We note that the UN Special Rapporteur on the situation of human rights defenders in her recent report documents several cases of violence, threats, intimidation, harassment, attacks and persecution against anti-corruption human rights defenders. According to the report, hundreds of defenders all over the world face smear campaigns, criminalization, and judicial harassment, and are killed every year for their peaceful work in defence of the rights of others. Very few perpetrators are brought to account for these murders, which only enables the cycle of killings to continue.

We also note that some attacks on defenders are gender-based and that many defenders have been targeted for their work in the context of the Covid-19 pandemic or for fighting against corruption affecting their local communities. Women human rights defenders working against corruption are also often attacked not only for what they do but for who they are.

Continuous threats and attacks against anti-corruption human rights defenders

We continue to receive reports of increasing threats and attacks against anti-corruption human rights defenders, including whistleblowers. These constitute clear violations of internationally recognized human rights including to life, freedom of expression, association, peaceful assembly, access to information and media freedom.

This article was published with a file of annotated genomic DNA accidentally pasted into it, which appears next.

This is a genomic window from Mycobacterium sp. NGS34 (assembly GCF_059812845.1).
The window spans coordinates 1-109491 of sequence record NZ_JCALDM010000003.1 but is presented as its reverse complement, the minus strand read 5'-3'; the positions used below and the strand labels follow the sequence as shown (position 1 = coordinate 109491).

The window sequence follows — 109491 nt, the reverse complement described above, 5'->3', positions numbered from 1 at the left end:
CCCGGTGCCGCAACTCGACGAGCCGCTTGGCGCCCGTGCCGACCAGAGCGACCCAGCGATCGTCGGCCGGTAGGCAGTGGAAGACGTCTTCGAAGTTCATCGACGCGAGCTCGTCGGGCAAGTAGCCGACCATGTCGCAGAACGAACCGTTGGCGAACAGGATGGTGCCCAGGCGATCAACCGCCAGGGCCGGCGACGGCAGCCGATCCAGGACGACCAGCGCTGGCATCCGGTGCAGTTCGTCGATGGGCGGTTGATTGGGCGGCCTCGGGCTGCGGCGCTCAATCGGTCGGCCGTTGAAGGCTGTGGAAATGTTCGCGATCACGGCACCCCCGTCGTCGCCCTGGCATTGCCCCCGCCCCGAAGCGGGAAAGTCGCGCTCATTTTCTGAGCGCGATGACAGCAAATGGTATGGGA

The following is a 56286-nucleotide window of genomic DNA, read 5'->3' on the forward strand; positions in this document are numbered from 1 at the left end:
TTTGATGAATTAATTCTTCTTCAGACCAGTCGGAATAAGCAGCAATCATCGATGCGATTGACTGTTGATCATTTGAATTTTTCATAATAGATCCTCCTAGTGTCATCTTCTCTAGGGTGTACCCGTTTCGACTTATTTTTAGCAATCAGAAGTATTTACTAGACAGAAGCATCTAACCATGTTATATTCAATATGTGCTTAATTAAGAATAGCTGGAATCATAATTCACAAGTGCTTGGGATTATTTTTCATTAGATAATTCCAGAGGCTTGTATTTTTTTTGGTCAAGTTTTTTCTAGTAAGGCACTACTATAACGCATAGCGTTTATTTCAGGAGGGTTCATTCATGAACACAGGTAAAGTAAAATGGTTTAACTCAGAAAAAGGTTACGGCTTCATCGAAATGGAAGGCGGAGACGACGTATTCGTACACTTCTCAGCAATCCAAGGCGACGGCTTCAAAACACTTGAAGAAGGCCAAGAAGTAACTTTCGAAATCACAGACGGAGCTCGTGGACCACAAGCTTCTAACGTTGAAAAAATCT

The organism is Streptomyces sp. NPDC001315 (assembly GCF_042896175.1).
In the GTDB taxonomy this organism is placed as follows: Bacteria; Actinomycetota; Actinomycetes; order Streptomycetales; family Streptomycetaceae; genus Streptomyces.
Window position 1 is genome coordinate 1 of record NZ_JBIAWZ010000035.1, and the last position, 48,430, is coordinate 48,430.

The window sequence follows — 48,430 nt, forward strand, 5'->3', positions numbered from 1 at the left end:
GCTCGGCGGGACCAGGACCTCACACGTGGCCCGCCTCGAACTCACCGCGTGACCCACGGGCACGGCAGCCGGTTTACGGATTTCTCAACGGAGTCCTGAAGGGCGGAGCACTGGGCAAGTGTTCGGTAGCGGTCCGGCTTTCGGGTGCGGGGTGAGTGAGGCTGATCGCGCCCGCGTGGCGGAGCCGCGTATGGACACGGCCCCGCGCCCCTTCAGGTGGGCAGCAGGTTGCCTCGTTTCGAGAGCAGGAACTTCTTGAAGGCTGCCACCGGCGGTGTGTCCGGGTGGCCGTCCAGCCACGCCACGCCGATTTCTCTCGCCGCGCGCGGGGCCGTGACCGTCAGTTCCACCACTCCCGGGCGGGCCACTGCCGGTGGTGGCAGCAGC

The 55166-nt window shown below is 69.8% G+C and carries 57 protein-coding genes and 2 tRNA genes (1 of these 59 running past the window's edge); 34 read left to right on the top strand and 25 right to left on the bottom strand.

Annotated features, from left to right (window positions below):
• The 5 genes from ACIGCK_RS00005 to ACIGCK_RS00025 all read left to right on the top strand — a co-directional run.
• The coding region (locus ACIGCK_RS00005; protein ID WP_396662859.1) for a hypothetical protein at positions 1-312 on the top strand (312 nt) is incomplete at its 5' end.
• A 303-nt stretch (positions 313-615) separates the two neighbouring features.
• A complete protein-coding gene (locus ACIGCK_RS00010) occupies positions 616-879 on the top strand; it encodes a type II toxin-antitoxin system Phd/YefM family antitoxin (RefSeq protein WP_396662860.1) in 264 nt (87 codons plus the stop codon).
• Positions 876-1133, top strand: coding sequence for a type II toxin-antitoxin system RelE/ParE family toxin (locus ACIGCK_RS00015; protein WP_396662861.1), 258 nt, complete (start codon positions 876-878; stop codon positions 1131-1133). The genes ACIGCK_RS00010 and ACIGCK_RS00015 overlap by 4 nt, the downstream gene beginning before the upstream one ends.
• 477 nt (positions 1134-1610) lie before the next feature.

The threats, intimidation, harassment and persecution also amount to a breach of the legal obligations of states under the various human rights treaties to which they are states parties, And we believe it is imperative to respect, protect, promote and fulfil the rights of anti-corruption defenders to ensure the effective promotion and protection of the rights of other people, and to improve the implementation of states’ legal obligations under the various human rights and anti-corruption treaties to which they are parties.

We therefore call on all UN Member States to:

  • Foster a safe and enabling environment, to ensure that anti-corruption defenders are able to freely carry out their activities in full respect of their human rights and in the defence of the human rights of other people and the fight against corruption without fear of reprisals;

  • Adopt and implement legislative and other measures for the protection of anti-corruption human defenders, if they do not exist, in line with human rights and anti-corruption standards;
  • Effectively respect, protect, promote and fulfil the rights of everyone to freedom of expression, association, peaceful assembly including of those working to promote and defend the rights of other people and to fight and expose corruption, in accordance with Article 13 of UNCAC;